- Mutual funds fall into four main types: equity funds, bond funds, hybrid funds, and money market funds.
- Equity funds tend to be riskier, while bond funds are generally more risk averse.
- Knowing the different types can help investors find the one that best suits their financial goals.
- Visit Insider’s Investing Reference library for more stories.
Mutual funds are among the most popular ways to invest. They pool investors’ money to create a large portfolio of stocks and bonds, or even commodities like precious metals or raw materials. Mutual funds do the research and investment for you and are therefore one of the easiest ways to diversify your assets.
Investors looking into mutual funds can be faced with an overwhelming number of choices. Varying investment objectives, management approaches, and target securities account for the biggest difference between the main types of mutual funds. And different types often have very different risk factors and investment outcomes. In the broadest sense, there are four main types of mutual funds: equity funds, bond funds, hybrid funds, and money market (or short-term debt) funds. We’ll go over these in detail below.
1. Equity Funds
Equity funds invest in stocks from corporations anywhere in the world. These funds are among the most popular.
Equity funds focus on more aggressive investment growth than other mutual fund types, particularly over the long term. Because equity funds seek high rewards, they are considered higher risk. However, over the long term equity funds can generate a much higher yield than other mutual funds. Though stock investments can be volatile, equity funds offer more portfolio diversity than many of the other mutual fund types and individual stock investments.
When talking about equity funds, they are typically further broken down into various categories depending on their makeup and investment objectives. These include:
Funds based on company size
Equity funds that are based on the market value of the companies they invest in are broken down into three main groups:
- Large-cap — (more than $10 billion)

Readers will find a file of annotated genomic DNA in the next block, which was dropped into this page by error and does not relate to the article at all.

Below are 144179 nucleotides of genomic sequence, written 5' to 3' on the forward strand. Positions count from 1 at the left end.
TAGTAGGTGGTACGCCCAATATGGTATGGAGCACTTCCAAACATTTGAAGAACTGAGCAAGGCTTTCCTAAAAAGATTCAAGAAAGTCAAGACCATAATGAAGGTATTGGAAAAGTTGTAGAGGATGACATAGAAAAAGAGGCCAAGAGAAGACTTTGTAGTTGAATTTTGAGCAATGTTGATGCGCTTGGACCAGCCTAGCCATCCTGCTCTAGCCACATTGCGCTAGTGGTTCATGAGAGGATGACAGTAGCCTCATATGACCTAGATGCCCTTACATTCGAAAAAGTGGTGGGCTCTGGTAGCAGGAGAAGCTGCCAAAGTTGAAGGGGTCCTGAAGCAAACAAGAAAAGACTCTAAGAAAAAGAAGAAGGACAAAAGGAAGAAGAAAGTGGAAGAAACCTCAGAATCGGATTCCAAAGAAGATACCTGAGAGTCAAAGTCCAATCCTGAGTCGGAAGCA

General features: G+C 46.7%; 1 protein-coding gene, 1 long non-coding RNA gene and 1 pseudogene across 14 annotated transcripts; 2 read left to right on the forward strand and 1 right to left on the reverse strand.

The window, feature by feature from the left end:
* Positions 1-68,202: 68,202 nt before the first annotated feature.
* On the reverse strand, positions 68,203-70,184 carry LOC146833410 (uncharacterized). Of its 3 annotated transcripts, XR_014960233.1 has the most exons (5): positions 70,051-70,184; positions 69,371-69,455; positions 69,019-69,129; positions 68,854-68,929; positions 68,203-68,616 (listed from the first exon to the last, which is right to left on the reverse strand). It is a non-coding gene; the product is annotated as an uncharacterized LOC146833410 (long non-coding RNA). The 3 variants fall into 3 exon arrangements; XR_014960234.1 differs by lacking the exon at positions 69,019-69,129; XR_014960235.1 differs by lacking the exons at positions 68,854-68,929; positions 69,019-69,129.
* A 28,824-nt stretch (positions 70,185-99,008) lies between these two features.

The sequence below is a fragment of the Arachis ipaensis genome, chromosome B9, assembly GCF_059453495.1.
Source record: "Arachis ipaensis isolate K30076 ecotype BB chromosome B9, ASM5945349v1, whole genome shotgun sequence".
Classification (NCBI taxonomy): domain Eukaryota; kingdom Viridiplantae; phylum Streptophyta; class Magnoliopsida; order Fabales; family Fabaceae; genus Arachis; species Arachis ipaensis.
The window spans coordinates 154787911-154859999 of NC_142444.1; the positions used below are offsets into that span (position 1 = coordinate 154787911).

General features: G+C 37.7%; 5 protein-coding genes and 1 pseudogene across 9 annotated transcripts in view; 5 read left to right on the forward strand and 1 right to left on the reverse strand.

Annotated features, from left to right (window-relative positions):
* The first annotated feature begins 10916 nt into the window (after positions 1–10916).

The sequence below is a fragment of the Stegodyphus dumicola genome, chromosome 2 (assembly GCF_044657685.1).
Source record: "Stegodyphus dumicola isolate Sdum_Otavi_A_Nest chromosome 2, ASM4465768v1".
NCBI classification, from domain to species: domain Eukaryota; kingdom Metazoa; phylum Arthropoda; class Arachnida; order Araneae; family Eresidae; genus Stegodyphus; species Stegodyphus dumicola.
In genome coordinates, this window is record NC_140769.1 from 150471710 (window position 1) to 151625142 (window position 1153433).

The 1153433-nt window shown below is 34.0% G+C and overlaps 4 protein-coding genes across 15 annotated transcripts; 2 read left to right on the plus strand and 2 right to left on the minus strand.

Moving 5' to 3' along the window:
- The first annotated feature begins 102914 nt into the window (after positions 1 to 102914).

- Mid-cap — (between $2 billion and $10 billion)
- Small-cap — (between $300 million and $2 billion)
“Remember there are more than 10,000 equity mutual funds, yet there are only 2,800 stocks that trade on the New York Stock Exchange,” says Clark Kendall, president and CEO of Kendall Capital. “Equity mutual funds do a great job of slicing and dicing the equity markets however you would like to have your market served to you.”
To slice up equity markets into investable pieces, funds may also focus on investing in individual economic sectors and break up larger index funds into smaller investable pieces.
The primary sectors equity investors focus on are:
Funds based on investing strategy
Another way funds are categorized is by the investing strategy they use, including two of the most popular: growth and value.
Growth funds invest in securities that are considered to have high potential to outperform the market and in turn produce high yields.
Value funds instead invest in companies that are considered to be undervalued on the stock market and thus have a high potential for high return on investment.
Funds that track an index
Index funds invest in the securities found in an underlying index in an attempt to match their market performance. Some of the most popular include the S&P 500 and the Dow Jones Industrial Average. Index funds are managed much less actively than most mutual funds. As such, they often have lower fees while offering higher yields than more conservative options such as money market or fixed-income funds.
“There is no stock picking involved in managing an
,” says Sam Dogen, author and founder of Financial Samurai. “The fund manager simply buys all of the stocks or bonds in the index it tracks and rebalances accordingly when positions are added or dropped from the index.”
Funds based on geographic location
Some equity funds also may invest solely in securities from specific geographic regions, countries, and emerging markets.
Socially and environmentally responsible funds